I’m heavily involved with the hacking for good movement, RHoK (Random Hacks of Kindness) in Sydney, and our latest project for an initiative called First Stop involves the Internet of Things. We are building a shared survivor registry server which can be deployed after disasters in locations without electricity or internet.
So I jumped at the chance to glean some insights from the very first YOW! Connected conference in Melbourne on 8-9 September – a new conference focused on Mobile and the Internet of Things.
Here’s a rundown of my favourite talks from the conference:
ArduSat: Open Source In Orbit
The first keynote speaker was Jonathon Oxer who gave insights into his experience working on the ArduSat project. This project enables schools to conduct scientific experiments up in space. School children can design an experiment, upload it to a satellite and then will be sent the results. This is an awesome idea which allows schools and other enthusiasts to run experiments in space. Jonathan explained how the ArduSat project made research in space affordable by using an array of Arduinos attached to sensors to allow multiple experiments to be run at once.
When C is too Slow: Re-discovering the Computer
Cam Smith gave an entertaining talk on approaches when using microcontrollers such as the Arduino UNO. During the talk, Cam walked us through his creation of an LED infographic display of aggregated twitter data. His project married the big with the small; a live stream of worldwide twitter usage with an Arduino powered array of multiplexed LEDs.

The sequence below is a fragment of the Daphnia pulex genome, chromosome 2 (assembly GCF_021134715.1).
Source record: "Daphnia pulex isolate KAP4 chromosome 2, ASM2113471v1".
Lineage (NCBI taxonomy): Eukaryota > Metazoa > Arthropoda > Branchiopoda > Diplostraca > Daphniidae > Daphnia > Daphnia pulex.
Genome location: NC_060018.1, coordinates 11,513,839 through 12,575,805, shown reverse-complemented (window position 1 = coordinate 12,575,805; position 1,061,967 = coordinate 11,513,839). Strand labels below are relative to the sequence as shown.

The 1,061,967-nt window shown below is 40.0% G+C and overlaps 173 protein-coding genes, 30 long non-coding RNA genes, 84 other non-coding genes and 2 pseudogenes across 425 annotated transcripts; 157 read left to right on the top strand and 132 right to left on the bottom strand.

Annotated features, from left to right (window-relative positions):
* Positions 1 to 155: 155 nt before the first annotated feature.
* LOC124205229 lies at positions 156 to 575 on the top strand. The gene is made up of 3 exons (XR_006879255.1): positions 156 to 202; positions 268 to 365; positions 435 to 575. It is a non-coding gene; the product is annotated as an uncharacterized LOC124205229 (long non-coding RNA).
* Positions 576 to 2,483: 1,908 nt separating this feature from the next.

Designing Engagement: Attention.Affection.Devotion
The second keynote speaker was Jaimee Newberry who gave a talk on designing engaging mobile apps. Her key message was that with every touchpoint an app should have empathy for the user while remaining true to its own personality. For example, even errors are an opportunity to delight users; Github’s Star Wars themed Octocat 404 error page is a surprisingly endearing example (see: https://github.com/not_a_real_page).
Building an Internet of Farming Things
J. Matthew Pryor, Anthony Kahl
J. Matthew Pryor and Anthony Kahl’s talk on the Internet of Farming Things was another talk worth a mention. They run a collection of sensors that allow farmers to make more data driven decisions. This talk focused on the practical considerations for collecting large agricultural data from the fields in harsh farming conditions. The sensors must be robust, simple to setup and long lasting. They recommended capturing and storing all data while providing summaries to users.
With a mixture of homegrown talent and international superstars the inaugural YOW! Connected conference has a lot of promise. I came away inspired and thinking about how to apply the information to my own work.